Black and ethnic minority people face inequality in diabetes treatment
Black and ethnic minority people are not as likely to be prescribed newer medication for Type 2 diabetes and they experience less adequate monitoring of their condition compared to their white peers, new collaborative research from the University of Surrey and Eli Lilly and Company Limited finds.
The study, published in the Journal PLOS Medicine, identified an inequality of care for those with Type 2 diabetes from an ethnic minority and those from a socio-economically disadvantaged background.
During this ground breaking study, researchers examined data over a five year period from 49,380 patients across 164 general practices. Researchers found that black individuals were 50 percent less likely than white individuals to be prescribed newer medication, such as 'SGLT2 inhibitors' and 'GLP-1 agonists' that are used to lower blood sugar and have other benefits on the cardiovascular system. Those from an Asian background were 15 percent less likely than white people to be prescribed insulin and 50 percent less likely to be prescribed GLP-1 agonists.
Type 2 diabetes is a serious condition and develops when the pancreas fails to produce enough insulin to overcome the body's resistance—meaning that it is unable to regulate sugar levels (glucose) in the blood. Left untreated it can cause heart disease, stroke, kidney damage and blindness. Those from South Asian and black ethnic minority groups are twice as likely to have diabetes compared with people from white or other ethnic groups (15.2 per cent versus 8.0 per cent respectively). Diabetes is estimated to cost the UK £9billion per annum and it is calculated that 80 per cent of these costs are incurred in treating potentially avoidable complications.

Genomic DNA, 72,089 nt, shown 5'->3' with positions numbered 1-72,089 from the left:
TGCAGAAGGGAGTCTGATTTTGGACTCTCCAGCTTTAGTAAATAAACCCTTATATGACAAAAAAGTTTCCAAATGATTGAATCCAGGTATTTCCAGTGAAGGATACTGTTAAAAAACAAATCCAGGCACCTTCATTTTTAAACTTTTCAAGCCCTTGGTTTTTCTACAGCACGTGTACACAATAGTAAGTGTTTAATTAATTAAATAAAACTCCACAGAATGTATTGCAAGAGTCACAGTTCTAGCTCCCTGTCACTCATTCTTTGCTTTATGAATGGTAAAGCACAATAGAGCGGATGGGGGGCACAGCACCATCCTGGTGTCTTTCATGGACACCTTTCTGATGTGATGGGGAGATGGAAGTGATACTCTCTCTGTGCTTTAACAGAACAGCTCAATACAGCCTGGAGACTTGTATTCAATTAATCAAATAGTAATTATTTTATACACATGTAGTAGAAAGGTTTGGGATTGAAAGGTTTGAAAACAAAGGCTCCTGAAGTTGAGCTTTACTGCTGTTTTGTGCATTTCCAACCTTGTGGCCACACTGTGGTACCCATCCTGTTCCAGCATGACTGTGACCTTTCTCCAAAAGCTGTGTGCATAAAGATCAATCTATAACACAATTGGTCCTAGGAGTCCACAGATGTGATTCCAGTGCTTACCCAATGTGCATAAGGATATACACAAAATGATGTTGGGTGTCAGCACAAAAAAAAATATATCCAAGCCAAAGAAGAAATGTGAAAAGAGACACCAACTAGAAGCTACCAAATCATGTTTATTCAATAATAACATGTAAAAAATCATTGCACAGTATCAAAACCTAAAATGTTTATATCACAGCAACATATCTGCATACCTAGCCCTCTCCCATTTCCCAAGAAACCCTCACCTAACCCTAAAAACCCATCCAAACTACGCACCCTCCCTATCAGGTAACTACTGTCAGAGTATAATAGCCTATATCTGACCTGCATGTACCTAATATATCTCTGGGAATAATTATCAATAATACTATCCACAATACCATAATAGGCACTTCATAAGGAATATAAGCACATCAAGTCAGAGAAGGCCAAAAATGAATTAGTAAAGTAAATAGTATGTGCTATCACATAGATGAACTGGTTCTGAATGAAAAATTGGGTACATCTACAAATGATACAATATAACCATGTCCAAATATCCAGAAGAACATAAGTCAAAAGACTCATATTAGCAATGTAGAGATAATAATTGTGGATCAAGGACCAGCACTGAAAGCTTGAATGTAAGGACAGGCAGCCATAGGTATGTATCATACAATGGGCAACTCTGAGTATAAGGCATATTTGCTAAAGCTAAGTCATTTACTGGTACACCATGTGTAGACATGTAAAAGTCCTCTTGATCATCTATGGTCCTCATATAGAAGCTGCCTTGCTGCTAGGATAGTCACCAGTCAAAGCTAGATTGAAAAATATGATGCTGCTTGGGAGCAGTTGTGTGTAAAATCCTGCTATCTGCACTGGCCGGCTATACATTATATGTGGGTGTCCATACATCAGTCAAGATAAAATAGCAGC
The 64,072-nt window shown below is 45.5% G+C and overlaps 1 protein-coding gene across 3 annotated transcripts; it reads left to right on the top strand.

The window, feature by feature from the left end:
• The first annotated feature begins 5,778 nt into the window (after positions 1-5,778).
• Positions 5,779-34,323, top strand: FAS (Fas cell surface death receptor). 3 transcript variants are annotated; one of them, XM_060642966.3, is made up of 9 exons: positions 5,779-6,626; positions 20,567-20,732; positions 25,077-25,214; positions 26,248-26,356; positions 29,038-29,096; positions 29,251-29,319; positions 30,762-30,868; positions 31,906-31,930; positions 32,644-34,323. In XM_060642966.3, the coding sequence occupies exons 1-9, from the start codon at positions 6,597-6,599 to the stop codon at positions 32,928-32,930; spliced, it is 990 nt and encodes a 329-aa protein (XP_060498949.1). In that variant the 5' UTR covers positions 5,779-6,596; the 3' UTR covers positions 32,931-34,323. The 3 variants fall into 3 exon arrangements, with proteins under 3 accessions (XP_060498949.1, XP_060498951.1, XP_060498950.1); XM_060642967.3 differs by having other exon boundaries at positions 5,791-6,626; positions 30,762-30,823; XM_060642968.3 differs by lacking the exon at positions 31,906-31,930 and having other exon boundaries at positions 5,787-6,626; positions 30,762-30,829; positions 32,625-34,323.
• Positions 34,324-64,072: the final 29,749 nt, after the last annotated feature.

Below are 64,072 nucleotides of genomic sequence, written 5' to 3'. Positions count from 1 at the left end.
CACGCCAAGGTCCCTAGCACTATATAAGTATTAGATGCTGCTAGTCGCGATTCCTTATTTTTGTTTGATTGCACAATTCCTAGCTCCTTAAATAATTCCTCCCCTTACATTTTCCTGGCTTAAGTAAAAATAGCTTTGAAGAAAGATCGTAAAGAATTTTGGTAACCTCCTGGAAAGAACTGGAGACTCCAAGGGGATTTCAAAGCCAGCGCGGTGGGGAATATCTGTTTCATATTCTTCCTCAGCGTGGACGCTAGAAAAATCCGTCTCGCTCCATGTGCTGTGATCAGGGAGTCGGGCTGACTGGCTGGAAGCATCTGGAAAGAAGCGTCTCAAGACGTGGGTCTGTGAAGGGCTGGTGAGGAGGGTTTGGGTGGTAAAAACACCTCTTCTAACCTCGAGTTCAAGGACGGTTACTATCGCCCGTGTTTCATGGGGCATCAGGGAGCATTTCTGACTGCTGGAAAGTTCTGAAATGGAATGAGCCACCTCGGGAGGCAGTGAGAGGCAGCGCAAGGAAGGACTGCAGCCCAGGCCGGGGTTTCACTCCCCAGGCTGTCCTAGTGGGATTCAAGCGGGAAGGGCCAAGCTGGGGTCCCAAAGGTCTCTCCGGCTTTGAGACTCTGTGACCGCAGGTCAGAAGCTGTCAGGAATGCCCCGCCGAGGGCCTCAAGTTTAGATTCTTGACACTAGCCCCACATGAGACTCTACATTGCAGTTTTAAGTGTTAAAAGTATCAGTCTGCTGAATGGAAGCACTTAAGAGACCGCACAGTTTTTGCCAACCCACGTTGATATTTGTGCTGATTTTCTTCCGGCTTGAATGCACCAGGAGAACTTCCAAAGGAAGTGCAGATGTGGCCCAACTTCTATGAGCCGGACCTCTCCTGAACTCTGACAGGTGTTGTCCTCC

Monitoring by medical professionals of patients with Type 2 diabetes is crucial in order to avoid complications arising; however, researchers discovered disparity in such practices. Black people were less likely to have continuous monitoring of glycaemic control, and recording of retinal screening was lower in all ethnic minority groups and in those from disadvantaged backgrounds. Researchers were concerned by this finding as minority ethnic communities are more prone to diabetic retinopathy, a complication of diabetes that damages the back of the eye and can cause blindness. Those from the most affluent socioeconomic groups were found to be significantly more likely to have annual monitoring of their condition.
Lead author Dr. Martin Whyte, Clinical Senior Lecturer in Metabolic Medicine at the University of Surrey, said: "The NHS has been successful in improving the quality of diabetes healthcare; however, inequality in care persists. Diagnosis rates for Type 2 diabetes are on the rise and it is important that all patients receive the same high levels of care. If they don't, avoidable medical complications occur that are not only distressing for patients but increase pressures on an already stretched NHS".
Simon de Lusignan, Professor of Primary Care & Clinical Informatics at the University of Surrey and University of Oxford, said: "Diabetes is a complex condition to manage, requiring each patient to be treated and supported in a variety of ways. It is concerning that such an inequality has been identified. Cost and accessibility may be limiting factors for screening and it is important that GPs stress to patients how crucial monitoring is for their long term health."